Table 2. Nonfarm employment benchmarks by industry for March 2010 (in thousands) continued Differences  Industry Benchmark  Estimate  Amount  Percent  Primary metals 353 362 -9 -2.5  Fabricated metal roducts 1,253 1,273 -20 -1.6 Machinery 978 980 -2 -.2 Computer and electronic products 1,093 1,091 2 .2 Computer and peripheral equipment 159 158 1 .6 Communications equipment 116 119 -3 -2.6  Semiconductors and electronic components 366 362 4 1.1 Electronic instruments 406 405 1 .2 Electrical equipment and appliances 353 364 -11 -3.1  Trans ortation e ui ment 1,319 1,336 -17 -1.3 Furniture and related products 356 356 0 Miscellaneous manufacturing 564 572 -8 -1.4 Nondurable goods 4,407 4,444 -37 -.8 Food manufacturing 1,418 1,427 -9 -.6 Beverages and tobacco products 178 179 -1 -.6 Textile mills 119 123 -4 -3.4 Textile product mills 118 121 -3 -2.5 A arel 159 165 -6 -3.8 Leather and allied products 27 29 -2 -7.4 Pa er and a er roducts 393 394 -1 -.3 Printing and related support activities 487 494 -7 -1.4 Petroleum and coal products 110 110 0 Chemicals 785 781 4 .5 Plastics and rubber products 614 622 -8 -1.3 Trade, transportation, and utilities 24,278 24,421 -143 -.6 Wholesale trade 5,410 5,535 -125 -2.3 Electronic markets and agents and brokers 799 823 -24 -3.0 Retail trade 14,204 14,222 -18 -.1 Motor vehicle and parts dealers 1,599 1,608 -9 -.6 Automobile dealers 997 1,009 -12 -1.2
Table 2. Nonfarm employment benchmarks by industry for March 2010 (in thousands) continued Differences  Industry Benchmark  Estimate  Amount  Percent  Furniture and home furnishings stores 432 435 -3 -.7 Electronics and a liance stores 492 479 13 2.6 Building material and garden supply stores 1,132 1,154 -22 -1.9 Food and beverage stores 2,779 2,776 3 .1 Health and personal care stores 974 968 6 .6 Gasoline stations 804 809 -5 -.6 Clothing and clothing accessories stores 1,318 1,334 -16 -1.2 S ortin oods, hobb , book, and music stores 585 593 -8 -1.4 General merchandise stores 2,935 2,903 32 1.1 De artment stores 1,453 1,448 5 .3 Miscellaneous store retailers 747 754 -7 -.9 Nonstore retailers 408 410 -2 -.5 Transportation and warehousing 4,111 4,108 3 .1 Air transportation 462 452 10 2.2 Rail transportation 211 215 -4 -1.9 Water trans ortation 1 -1 -1.7 60 6 Truck transportation 1,208 1,201 7 .6 Transit and round assen er trans ortation 437 429 8 1.8 Pipeline transportation 42 39 3 7.1  Scenic and si htseein trans ortation 21 22 -1 -4.8 Support activities for transportation 532 534 -2 -.4 Couriers and messengers 514 517 -3 -.6 Warehousing and storage 625 639 -14 -2.2 Utilities 553 556 -3 -.5 Information 2,715 2,726 -11 -.4 Publishin industries, exce t Internet 762 762 0 Motion picture and sound recording industries 365 342 23 6.3 Broadcastin , exce t Internet 294 295 -1 .3 -Telecommunications 913 942 -29 -3.2 Data processing, hosting and related services 244 249 -5 -2.0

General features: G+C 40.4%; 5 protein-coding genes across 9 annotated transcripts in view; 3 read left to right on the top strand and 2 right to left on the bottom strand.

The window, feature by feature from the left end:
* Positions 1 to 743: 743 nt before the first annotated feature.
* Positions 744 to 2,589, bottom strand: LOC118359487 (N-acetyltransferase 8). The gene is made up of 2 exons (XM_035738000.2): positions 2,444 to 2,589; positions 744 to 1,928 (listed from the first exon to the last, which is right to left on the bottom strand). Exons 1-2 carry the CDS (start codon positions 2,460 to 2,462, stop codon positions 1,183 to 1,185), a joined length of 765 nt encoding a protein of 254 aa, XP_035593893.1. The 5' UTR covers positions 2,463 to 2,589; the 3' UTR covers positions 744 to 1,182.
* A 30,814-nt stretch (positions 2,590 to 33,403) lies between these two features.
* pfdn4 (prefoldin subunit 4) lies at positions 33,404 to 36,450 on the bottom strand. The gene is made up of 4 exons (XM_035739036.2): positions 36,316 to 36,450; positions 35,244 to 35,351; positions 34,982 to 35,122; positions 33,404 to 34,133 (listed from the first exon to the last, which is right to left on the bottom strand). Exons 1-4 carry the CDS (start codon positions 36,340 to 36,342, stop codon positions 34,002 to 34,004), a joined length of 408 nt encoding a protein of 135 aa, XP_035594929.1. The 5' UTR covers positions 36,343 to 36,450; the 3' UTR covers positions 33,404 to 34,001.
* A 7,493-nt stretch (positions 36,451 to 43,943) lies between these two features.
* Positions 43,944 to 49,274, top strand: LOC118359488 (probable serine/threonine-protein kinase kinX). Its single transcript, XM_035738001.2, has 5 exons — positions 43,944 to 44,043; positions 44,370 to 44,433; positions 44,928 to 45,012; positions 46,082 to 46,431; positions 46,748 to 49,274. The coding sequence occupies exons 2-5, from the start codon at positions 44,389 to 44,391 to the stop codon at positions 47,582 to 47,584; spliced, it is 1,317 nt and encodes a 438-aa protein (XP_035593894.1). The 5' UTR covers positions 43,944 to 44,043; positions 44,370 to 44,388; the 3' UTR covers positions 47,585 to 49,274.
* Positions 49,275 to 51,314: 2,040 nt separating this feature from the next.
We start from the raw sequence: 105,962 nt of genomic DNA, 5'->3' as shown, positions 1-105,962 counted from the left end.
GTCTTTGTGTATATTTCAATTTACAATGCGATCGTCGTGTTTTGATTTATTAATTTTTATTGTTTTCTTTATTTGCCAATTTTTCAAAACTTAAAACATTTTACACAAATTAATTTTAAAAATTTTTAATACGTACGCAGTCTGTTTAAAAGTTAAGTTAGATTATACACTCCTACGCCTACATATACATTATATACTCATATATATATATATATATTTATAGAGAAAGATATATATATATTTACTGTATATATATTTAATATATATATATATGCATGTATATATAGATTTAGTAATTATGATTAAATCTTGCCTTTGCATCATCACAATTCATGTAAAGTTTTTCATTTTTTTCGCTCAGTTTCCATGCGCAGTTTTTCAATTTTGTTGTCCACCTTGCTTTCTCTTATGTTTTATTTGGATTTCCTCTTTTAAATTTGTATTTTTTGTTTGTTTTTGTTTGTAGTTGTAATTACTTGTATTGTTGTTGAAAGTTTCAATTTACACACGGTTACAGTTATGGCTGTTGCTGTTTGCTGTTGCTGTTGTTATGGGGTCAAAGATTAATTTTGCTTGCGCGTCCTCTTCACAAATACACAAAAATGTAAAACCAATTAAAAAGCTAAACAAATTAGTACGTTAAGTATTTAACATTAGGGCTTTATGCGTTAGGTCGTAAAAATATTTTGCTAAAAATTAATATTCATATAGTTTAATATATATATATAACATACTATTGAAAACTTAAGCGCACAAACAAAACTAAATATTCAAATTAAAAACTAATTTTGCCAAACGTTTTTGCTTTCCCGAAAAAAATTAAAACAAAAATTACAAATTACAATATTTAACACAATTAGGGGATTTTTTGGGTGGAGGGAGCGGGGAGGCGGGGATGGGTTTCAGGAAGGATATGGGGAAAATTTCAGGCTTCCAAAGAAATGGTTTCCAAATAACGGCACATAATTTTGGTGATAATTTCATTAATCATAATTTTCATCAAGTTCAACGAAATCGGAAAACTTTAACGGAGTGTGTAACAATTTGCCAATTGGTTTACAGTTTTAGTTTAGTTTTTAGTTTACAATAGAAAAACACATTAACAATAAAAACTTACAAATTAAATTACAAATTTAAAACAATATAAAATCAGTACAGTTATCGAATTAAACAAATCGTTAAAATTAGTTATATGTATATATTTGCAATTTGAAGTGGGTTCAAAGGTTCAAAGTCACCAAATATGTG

Table 2. Nonfarm employment benchmarks by industry for March 2010 (in thousands) continued Differences  Industry Benchmark  Estimate  Amount  Percent  Other information services 138 136 2 1.4 Financial activities 7,606 7,572 34 .4 Finance and insurance 5,695 5,656 39 .7 Monetary authorities - central bank 21 21 0 Credit intermediation and related activities 2,544 2,567 -23 -.9 Depositor credit intermediation 1,727 1,748 -21 -1.2 Commercial banking 1,304 1,310 -6 -.5 Securities, commodit contracts, investments 796 791 5 .6 Insurance carriers and related activities 2,249 2,194 55 2.4 Funds, trusts, and other financial vehicles 86 85 1 1.2 Real estate and rental and leasing 1,911 1,915 -4 -.2 Real estate 1,379 1,368 11 .8 Rental and leasing services 506 523 -17 -3.4 Lessors of nonfinancial intangible assets 25 25 0 Professional and business services 16,343 16,346 -3 Professional and technical services 7,468 7,469 -1   Legal services 1,109 1,101 8 .7 Accountin and bookkee in services 1,005 1,025 -20 -2.0 Architectural and engineering services 1,261 1,261 0 Com uter s stems desi n and related services 1,417 1,429 -12 -.8 Management and technical consulting services 982 974 8 .8 Management of companies and enterprises 1,850 1,815 35 1.9 Administrative and waste services 7,025 7,062 -37 -.5 Administrative and support services 6,681 6,722 -41 -.6 Employment services 2,517 2,571 54 -2.1 -Tem orar hel services 1,908 1,922 -14 -.7 Business support services 809 799 10 1.2 Services to buildin s and dwellin s 1,591 1,576 15 .9 Waste management and remediation services 344 340 4 1.2 Education and health services 19,599 19,592 7